3. According to Melany Joy, PhD., humane-washing causes “psychic numbing,” which disconnects consumers from the realities of what takes place on farms and in slaughterhouses.
  4. Humane-washed statements are often repeated so often that they cause an illusory truth effect (believe a falsity due to frequent exposure).

I need a false advertising lawyer. Food lawyer

How Can Consumers Fight Humane-Washing?

  1. Stop eating, or eat less of, animal products. Purchasing them reinforces demand. Although this option may be undesired or inconvenient, it's true and direct.
  2. Vote on state laws that ban bad practices such as intensive confinement (i.e. pig gestation crates and battery cages for hens).
  3. Pressure food companies to adopt better standards.

Legal Remedies

Consumers or organizations challenging a company’s humane-washing can

  1. File a lawsuit in court;
  2. File a complaint with the Federal Trade Commission (FTC); or
  3. File a complaint with the National Advertising Division (NAD).

In 2019, the NAD ruled against Hatfield Quality Meats for improperly using the claim that its pigs were “Ethically Raised by Family Farmers Committed to a Higher Standard of Care, Governed by Third Party Animal Welfare Audits.” NAD found that Hatfield’s standards were “not sufficient to substantiate the claim,” and recommended Hatfield remove those ethics claim from its labels.

While we are on the topic of meat-agriculture advertising, let's take a look at some common animal-raising claims. The below claims are not necessarily humane-washing, and many of them are actually defined by the USDA or the FDA.

Feel misled by "humanely raised"?

Is Humane-Washing Considered False Advertising?

You could argue that humane-washing represents false advertising if you were misled in a "material respect" under NYGBL § 350-a. In Animal Legal Defense Fund v. HVFG, LLC (2013), the district court found that “a slogan indicating a product is ‘humane’ might therefore be subject to a false advertising claim” after considering and analogizing federal statutes concerning the “humane” slaughter of livestock. Although those statutes were not directly applicable, the court held “their guidance indicates: (i) that in some contexts, including the treatment of food animals, Congress has found that ‘humane’ is susceptible of definition; and (ii) that a possible legal definition of ‘humane’ might reference treatment that does not cause undue pain to an animal.” This case involved a Lanham Act claim by a vegan food producer against a real foie gras producer. Foie gras is a pate produced by the livers of forcefully fattened ducks. At issue was the defendant's use of the slogan "the humane choice," which allegedly cut into the plaintiff's sales.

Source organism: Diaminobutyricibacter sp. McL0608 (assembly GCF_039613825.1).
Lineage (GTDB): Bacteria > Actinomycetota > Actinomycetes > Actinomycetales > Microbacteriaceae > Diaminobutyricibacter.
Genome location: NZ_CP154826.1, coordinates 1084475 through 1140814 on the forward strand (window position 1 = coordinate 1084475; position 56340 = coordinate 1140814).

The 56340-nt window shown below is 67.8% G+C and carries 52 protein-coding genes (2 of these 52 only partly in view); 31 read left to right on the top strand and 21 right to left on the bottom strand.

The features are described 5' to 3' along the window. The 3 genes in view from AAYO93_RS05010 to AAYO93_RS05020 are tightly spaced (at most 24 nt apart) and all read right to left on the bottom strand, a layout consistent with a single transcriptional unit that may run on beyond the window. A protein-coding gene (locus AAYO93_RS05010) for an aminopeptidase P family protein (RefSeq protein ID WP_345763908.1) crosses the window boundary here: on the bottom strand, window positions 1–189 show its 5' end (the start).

On March 2, 2022, a federal judge cited the above case in Usler v. Vital Farms when it permitted to move forward a false-advertising lawsuit against Vital Farms for its use of "pasture-raised" and "ethical" claims. In Ulser, the ad claims at issue were broad advertising campaigns mostly related to eggs—two facts that remove a preemption defense. 

As to USDA-approved animal-product labels (beef, pork, chicken, turkey, powdered eggs), we find fascinating the caselaw governing federal preemption—a potentially strong argument by meat companies. Our full analysis of federal preemption can be found in Does Federal Law “Preempt” (Block) State Lawsuits for Humane-Washing?

Examples of Commonly Used Label Claims:


Producers supply documentation to the USDA as to the animal’s diet. Grass, hay (dried grass), baleage, and legumes are acceptable. But certifications as to cows’ diets do not address welfare problems common in the dairy industry including dehorning, disbudding, branding, weaning time, or transport conditions.